Do We Really Want Inclusive Communities?
Recently in a conversation with a great friend, I started having new thoughts about what kind of communities do we really want to live in. Is an inclusive community really good enough? Is there a better idea?
As we examine the word inclusive, it implies that there is an includer and an includee. The includee wants to be included and the includer gets to decide whether the potential includee will be included or not. We hear this all the time from people who are considered marginalized. They say “I just want to be treated like everyone else and be accepted for who I am.”
Is this good enough? That us privileged get to sit in judgement and as gate keeper. In another experience that I had with a First Nation woman, she called me a “White Savior” and she didn’t want any white savior saving her. I was extremely hurt by this accusation and did not see myself as a savior, but rather as a helper. She wanted to be my equal and ally. I believe she is more than my equal, but somehow I presented myself as superior.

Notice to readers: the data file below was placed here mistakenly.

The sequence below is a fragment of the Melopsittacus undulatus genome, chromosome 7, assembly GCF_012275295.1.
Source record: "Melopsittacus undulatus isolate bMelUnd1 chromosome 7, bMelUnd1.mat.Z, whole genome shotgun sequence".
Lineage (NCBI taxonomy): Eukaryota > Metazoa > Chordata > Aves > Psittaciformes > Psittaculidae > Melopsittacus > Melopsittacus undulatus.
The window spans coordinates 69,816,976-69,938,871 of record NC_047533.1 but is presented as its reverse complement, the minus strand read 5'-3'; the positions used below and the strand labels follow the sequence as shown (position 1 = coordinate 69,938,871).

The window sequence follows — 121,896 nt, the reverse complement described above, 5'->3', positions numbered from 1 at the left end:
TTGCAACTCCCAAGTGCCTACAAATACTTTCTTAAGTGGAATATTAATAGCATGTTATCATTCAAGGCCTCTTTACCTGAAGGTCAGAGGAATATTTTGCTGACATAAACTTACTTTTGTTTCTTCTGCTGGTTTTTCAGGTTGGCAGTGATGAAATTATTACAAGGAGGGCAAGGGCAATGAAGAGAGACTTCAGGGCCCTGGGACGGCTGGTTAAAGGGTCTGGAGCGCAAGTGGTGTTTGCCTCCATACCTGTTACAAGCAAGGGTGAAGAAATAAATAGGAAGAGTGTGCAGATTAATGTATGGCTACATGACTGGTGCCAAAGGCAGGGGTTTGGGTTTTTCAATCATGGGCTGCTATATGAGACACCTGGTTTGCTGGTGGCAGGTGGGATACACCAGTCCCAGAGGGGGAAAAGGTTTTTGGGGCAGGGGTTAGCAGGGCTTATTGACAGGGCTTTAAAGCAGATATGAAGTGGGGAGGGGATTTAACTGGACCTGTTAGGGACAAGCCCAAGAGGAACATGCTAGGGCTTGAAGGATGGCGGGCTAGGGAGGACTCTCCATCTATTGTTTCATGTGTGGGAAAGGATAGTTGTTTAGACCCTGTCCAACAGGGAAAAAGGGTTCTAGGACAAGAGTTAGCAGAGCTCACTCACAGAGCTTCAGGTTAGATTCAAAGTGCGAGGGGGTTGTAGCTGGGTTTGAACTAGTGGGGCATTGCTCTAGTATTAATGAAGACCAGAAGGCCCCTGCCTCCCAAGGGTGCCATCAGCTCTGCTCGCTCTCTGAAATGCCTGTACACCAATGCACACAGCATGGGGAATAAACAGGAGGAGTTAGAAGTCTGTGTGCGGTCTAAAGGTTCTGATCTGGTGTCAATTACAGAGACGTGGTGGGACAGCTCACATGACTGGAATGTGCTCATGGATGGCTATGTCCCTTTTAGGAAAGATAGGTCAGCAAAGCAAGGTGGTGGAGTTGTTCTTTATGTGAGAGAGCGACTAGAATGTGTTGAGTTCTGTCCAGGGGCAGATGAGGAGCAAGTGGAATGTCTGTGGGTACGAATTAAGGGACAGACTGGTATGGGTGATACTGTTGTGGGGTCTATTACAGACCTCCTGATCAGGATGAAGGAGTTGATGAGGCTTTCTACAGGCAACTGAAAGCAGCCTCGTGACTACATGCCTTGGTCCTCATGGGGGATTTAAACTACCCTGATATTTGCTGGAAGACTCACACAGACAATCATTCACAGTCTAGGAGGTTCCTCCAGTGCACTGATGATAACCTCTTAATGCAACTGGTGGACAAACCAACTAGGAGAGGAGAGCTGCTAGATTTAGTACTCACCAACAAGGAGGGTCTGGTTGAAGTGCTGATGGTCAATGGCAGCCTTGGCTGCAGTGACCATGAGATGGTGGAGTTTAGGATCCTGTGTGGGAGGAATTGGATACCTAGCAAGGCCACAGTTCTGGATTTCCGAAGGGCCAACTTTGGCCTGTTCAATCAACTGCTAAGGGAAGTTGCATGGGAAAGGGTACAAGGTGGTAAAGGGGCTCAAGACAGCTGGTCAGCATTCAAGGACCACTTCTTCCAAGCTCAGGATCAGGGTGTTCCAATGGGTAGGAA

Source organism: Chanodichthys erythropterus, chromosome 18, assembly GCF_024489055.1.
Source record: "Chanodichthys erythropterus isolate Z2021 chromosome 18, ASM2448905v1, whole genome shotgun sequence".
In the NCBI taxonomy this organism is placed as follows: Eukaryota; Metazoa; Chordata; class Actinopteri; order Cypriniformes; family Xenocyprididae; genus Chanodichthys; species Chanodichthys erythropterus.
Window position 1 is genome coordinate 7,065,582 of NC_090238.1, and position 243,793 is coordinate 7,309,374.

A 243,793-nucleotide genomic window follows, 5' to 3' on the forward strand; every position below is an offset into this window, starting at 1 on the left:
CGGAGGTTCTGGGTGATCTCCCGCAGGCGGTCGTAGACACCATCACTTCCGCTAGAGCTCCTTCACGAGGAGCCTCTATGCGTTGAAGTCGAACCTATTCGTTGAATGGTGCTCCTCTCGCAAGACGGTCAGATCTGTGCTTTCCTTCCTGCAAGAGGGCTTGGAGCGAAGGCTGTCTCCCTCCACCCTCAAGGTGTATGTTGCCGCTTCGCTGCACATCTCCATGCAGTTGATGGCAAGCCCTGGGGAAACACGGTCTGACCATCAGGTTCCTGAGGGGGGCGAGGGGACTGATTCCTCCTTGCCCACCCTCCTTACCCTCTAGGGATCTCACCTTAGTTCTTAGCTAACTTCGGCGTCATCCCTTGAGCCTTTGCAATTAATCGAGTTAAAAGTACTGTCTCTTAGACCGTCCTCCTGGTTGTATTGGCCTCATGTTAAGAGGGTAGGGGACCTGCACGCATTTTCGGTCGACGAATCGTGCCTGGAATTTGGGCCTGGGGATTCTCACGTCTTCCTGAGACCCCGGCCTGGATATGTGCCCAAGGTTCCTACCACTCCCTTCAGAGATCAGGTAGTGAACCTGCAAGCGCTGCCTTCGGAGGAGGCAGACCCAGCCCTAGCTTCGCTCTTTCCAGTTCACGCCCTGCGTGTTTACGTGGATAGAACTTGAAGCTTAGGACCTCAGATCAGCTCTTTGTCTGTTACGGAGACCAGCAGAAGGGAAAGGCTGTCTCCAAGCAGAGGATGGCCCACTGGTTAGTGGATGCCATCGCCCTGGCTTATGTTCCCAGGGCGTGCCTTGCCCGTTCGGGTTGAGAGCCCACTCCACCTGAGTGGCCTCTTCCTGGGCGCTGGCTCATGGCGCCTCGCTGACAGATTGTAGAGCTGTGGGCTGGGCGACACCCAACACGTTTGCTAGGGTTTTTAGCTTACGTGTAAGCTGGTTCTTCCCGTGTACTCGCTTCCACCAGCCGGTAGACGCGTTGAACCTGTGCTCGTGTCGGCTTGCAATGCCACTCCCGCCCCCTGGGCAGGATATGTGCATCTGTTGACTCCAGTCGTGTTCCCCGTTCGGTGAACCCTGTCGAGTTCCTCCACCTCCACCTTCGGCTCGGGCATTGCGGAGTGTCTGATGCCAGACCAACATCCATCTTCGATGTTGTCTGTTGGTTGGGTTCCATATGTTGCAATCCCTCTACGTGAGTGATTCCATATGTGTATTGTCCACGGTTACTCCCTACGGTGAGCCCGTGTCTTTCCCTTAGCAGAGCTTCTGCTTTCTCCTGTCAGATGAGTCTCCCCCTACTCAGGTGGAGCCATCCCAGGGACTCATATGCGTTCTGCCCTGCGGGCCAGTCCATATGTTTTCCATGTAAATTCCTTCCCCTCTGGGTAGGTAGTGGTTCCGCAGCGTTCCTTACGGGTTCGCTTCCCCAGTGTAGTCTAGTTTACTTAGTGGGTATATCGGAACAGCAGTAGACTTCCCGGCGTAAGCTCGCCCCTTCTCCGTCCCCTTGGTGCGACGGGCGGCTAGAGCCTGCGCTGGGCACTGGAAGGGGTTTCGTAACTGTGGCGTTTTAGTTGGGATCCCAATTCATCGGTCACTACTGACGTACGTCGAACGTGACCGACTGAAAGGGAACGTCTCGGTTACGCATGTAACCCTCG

So these two conversations got me thinking. Who am I to be an includer and do I really want a community where there are includers and includes?
And then I came across the word integrated. What would it be like to have an integrated community? In an integrated community, every person has a respected and important place in the community? There is no includer or includee. There are only citizens who are all respected, belonging and contributing members to the fabric of the community. This is true whether they are highly educated or not, wealthy or not, healthy or not. What ever their difference, it is an important difference integrated into the fabric and spirit of the community.
Our language matters how we call things.
What do you think? Would you rather have an inclusive community? Or an integrated community?
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